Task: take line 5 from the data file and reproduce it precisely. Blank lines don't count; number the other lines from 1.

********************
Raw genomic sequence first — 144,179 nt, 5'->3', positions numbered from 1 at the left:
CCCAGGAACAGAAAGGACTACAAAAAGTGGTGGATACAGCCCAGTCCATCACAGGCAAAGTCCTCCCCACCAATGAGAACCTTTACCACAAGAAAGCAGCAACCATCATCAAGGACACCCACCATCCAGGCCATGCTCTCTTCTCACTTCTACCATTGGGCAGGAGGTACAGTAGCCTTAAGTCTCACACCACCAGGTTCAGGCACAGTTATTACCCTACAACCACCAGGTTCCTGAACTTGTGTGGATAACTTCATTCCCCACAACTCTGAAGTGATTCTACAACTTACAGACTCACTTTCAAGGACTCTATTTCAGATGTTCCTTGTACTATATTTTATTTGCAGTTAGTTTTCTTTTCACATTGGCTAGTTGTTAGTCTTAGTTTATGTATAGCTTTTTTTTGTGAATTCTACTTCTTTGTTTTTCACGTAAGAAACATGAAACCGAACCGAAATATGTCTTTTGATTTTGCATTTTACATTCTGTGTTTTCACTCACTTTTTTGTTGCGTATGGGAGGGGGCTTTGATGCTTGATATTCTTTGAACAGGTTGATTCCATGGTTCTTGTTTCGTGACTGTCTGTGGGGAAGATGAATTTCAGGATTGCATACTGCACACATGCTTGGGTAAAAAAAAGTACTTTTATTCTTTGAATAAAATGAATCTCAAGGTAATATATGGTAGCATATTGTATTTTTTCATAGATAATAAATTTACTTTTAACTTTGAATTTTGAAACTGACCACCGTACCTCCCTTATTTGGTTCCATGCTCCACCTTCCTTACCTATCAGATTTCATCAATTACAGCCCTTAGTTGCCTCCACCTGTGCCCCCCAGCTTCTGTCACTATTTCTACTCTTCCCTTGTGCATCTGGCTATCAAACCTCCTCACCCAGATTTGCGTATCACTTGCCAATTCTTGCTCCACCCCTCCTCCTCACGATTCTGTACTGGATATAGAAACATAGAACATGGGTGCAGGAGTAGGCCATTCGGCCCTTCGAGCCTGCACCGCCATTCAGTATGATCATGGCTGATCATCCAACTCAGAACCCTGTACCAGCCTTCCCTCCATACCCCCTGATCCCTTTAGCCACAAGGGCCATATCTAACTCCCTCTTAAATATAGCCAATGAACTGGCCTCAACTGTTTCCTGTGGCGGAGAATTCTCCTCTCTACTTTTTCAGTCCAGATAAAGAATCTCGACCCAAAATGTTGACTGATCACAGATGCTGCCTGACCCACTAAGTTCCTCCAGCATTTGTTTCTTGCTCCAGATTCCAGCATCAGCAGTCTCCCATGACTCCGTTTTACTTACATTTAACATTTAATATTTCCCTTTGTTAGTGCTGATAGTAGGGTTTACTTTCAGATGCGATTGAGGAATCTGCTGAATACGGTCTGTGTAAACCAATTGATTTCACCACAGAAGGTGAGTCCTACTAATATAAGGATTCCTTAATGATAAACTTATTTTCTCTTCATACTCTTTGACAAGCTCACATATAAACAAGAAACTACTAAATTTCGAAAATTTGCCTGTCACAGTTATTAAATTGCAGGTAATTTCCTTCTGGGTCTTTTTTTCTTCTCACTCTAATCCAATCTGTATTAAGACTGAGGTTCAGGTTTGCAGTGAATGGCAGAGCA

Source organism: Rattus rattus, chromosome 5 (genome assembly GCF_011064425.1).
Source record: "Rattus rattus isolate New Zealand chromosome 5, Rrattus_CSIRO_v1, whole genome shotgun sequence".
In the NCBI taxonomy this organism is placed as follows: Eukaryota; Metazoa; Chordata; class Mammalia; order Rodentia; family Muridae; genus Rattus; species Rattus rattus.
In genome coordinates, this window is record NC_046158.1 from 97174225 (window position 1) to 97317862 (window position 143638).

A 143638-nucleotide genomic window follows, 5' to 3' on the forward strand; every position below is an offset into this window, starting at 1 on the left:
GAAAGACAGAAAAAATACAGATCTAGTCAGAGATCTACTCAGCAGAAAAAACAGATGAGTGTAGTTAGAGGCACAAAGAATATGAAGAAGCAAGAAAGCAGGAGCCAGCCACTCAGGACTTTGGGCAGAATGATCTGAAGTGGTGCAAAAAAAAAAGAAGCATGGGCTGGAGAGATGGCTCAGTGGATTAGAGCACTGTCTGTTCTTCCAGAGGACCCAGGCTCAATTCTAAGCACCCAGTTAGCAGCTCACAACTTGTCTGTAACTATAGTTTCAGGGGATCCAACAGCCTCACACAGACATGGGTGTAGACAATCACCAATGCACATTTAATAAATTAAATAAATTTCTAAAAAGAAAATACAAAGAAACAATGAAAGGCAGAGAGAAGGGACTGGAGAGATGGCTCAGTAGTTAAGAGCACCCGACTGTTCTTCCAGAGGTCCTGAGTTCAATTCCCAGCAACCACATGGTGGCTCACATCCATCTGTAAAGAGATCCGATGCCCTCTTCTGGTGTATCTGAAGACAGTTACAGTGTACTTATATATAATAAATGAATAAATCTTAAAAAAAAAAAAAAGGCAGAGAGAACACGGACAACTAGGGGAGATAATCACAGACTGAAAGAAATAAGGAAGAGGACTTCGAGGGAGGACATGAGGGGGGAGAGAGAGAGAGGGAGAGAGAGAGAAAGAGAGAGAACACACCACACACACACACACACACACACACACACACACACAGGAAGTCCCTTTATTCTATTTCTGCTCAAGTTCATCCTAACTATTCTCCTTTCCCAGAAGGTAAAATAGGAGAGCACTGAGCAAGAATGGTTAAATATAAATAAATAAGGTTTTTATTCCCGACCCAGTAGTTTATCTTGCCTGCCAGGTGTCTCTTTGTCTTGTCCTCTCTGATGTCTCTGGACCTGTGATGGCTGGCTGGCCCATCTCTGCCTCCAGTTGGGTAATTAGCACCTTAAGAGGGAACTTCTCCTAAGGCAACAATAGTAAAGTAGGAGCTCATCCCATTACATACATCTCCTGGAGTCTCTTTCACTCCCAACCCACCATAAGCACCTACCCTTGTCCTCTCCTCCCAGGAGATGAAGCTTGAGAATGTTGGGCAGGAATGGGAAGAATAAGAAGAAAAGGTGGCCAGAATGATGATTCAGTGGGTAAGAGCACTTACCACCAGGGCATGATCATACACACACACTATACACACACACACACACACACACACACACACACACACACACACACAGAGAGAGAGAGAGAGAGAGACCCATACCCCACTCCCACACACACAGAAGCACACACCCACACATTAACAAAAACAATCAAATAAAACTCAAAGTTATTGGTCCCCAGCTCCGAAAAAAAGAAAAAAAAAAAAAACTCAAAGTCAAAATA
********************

In the NCBI taxonomy this organism is placed as follows: Eukaryota; Metazoa; Chordata; class Mammalia; order Rodentia; family Muridae; genus Rattus; species Rattus rattus.